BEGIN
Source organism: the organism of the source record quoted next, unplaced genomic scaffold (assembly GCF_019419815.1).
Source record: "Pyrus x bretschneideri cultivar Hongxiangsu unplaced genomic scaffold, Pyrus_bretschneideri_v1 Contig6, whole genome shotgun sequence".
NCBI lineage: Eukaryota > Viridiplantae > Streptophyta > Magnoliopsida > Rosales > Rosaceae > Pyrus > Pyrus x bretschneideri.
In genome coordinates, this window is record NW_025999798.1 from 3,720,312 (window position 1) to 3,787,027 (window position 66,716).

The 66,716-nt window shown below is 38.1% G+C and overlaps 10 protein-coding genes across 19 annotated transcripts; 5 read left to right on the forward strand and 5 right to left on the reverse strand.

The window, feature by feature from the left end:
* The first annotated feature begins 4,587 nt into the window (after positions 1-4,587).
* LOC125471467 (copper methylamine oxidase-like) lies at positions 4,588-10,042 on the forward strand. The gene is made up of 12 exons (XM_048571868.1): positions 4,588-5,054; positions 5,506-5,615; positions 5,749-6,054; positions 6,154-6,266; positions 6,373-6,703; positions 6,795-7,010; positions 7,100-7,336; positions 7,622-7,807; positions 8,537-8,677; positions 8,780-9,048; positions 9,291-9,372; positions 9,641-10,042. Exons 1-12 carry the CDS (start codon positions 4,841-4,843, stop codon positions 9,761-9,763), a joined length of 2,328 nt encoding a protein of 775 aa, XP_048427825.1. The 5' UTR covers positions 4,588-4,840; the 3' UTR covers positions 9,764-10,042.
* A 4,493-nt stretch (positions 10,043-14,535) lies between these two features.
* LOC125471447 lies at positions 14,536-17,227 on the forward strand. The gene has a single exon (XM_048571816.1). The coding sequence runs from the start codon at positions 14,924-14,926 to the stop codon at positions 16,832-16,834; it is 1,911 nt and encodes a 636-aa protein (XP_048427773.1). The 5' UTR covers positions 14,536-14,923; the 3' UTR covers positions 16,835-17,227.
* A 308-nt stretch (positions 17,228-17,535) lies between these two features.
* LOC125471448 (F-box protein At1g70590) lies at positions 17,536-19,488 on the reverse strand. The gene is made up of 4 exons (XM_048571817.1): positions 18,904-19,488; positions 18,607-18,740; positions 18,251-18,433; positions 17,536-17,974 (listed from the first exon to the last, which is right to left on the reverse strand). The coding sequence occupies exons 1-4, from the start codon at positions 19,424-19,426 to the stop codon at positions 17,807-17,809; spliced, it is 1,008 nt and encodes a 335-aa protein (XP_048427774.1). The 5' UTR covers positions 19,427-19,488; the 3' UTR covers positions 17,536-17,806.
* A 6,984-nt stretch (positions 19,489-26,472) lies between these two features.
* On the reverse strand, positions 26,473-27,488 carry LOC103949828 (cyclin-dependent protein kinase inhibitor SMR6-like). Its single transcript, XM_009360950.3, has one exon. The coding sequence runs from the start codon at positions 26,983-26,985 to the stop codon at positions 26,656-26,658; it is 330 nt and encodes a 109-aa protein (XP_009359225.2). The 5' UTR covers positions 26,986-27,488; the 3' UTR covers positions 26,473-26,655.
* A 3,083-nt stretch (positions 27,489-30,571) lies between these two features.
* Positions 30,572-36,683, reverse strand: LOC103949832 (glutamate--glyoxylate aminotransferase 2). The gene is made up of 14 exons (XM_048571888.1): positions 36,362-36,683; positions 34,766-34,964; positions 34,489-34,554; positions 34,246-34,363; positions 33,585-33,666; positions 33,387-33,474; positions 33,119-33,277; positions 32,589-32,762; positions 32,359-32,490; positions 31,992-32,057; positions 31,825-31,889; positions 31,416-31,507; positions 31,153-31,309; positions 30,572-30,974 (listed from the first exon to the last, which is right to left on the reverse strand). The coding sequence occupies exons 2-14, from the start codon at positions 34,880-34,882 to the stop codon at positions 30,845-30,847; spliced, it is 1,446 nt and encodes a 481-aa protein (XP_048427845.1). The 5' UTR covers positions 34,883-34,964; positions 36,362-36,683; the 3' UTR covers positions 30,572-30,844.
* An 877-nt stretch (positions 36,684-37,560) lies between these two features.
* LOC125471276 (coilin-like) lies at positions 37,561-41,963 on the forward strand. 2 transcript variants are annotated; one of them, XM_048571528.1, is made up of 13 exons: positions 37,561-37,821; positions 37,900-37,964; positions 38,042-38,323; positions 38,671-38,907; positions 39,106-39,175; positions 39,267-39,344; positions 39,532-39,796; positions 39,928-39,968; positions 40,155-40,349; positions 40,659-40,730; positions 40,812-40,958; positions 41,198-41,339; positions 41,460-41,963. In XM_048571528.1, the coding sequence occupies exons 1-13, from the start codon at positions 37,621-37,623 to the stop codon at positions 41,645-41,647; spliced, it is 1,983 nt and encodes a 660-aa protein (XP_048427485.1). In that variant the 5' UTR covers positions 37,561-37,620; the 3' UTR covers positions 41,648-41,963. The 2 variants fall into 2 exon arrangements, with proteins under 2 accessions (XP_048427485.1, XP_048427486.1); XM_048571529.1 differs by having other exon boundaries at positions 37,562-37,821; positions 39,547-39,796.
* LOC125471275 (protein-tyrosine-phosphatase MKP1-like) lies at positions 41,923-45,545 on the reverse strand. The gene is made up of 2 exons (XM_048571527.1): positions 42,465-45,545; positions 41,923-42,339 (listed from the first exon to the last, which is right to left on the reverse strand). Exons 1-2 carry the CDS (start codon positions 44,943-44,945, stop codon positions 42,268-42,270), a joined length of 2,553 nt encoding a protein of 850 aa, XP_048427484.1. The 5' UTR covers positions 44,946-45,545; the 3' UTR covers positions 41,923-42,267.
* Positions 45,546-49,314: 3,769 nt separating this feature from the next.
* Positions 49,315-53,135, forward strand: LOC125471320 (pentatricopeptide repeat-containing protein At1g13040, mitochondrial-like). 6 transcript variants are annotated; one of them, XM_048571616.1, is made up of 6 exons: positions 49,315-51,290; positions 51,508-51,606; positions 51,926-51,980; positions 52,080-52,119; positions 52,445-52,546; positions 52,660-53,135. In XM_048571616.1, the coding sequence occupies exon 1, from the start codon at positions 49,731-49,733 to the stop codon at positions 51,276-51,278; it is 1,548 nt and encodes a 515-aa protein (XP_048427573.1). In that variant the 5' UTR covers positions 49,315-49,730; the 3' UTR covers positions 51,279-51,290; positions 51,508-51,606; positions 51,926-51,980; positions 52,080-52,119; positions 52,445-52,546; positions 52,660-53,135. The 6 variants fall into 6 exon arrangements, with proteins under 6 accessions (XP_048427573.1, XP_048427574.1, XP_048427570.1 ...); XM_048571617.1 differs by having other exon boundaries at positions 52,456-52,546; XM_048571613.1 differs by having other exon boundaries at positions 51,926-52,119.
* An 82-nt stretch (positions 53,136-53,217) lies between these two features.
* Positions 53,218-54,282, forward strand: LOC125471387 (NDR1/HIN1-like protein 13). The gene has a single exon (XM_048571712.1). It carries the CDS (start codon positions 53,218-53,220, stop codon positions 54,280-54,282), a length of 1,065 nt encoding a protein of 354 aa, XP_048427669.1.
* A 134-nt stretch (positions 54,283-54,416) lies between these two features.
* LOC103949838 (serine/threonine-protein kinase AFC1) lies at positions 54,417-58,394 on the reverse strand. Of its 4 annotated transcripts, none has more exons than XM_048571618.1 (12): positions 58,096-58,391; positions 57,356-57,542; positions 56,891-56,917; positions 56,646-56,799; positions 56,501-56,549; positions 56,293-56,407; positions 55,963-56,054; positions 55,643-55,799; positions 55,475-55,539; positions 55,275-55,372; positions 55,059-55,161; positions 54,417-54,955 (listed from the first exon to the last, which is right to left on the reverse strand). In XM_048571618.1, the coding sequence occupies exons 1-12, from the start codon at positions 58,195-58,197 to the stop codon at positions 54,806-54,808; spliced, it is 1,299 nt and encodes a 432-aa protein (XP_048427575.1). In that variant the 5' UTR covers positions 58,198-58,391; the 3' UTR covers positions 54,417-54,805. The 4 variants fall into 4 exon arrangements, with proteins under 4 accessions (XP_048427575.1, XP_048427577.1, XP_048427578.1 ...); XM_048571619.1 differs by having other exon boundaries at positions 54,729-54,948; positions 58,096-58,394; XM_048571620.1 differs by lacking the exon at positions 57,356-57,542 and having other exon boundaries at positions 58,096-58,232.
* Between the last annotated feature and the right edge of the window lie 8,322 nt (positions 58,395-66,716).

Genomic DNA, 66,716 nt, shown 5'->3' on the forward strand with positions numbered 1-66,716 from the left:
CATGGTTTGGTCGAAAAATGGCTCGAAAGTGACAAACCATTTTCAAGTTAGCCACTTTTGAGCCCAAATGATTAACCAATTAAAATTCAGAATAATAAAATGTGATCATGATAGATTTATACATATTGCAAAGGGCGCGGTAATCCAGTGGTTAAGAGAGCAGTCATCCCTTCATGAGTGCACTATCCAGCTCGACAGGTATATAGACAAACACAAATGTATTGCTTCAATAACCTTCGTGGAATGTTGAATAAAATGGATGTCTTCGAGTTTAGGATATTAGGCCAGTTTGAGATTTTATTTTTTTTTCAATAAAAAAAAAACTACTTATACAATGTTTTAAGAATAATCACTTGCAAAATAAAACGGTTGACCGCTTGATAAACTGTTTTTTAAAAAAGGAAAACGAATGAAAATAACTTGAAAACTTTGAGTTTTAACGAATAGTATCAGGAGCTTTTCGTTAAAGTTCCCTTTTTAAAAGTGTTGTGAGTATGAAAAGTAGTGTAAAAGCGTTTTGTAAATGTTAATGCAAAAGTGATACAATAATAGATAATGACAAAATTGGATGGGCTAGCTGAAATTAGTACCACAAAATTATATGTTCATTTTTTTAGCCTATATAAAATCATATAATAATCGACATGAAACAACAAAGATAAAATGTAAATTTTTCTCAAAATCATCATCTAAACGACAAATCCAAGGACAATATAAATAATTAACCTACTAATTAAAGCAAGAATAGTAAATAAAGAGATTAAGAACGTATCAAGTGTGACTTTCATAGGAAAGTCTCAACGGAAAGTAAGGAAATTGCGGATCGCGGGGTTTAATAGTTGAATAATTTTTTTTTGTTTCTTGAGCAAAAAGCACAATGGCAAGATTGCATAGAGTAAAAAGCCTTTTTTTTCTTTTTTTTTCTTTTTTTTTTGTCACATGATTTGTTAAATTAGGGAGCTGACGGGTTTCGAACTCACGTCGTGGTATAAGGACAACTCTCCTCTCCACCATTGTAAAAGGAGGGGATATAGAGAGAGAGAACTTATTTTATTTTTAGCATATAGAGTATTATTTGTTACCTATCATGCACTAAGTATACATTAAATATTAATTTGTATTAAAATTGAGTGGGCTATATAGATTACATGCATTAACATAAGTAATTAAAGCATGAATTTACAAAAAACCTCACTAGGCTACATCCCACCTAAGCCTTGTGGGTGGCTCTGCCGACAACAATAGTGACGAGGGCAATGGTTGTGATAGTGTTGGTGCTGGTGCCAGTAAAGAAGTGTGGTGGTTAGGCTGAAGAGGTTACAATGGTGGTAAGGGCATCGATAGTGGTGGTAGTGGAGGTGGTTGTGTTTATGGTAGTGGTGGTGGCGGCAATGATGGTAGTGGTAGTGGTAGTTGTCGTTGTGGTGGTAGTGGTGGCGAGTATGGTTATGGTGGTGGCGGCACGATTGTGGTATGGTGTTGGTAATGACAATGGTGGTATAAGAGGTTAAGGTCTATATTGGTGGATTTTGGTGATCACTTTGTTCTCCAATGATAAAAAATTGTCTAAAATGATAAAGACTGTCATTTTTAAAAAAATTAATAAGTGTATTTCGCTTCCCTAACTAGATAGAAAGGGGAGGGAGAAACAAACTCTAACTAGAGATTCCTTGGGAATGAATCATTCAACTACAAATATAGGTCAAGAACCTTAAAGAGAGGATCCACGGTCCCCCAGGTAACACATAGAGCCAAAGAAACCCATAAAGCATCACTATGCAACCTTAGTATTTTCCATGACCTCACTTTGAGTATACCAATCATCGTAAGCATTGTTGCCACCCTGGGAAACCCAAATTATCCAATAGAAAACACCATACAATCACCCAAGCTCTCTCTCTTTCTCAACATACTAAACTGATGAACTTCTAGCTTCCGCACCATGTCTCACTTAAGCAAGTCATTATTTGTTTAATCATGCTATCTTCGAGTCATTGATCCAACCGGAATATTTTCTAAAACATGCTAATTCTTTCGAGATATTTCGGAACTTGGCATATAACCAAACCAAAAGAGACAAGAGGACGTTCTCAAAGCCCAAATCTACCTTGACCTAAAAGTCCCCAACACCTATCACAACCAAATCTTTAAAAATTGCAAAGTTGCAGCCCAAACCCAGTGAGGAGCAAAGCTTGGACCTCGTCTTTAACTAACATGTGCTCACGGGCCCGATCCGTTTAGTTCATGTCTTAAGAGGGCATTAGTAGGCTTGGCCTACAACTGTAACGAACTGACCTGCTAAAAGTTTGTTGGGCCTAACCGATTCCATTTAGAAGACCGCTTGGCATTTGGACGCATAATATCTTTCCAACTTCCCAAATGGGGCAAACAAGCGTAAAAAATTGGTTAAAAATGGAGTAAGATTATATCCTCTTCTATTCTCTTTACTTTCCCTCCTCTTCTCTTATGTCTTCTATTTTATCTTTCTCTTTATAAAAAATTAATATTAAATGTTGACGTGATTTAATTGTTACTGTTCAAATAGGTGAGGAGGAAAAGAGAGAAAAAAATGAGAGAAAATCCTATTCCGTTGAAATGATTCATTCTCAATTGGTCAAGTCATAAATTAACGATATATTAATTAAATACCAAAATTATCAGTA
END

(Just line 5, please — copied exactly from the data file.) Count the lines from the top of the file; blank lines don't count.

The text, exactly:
The 66,716-nt window shown below is 38.1% G+C and overlaps 10 protein-coding genes across 19 annotated transcripts; 5 read left to right on the forward strand and 5 right to left on the reverse strand.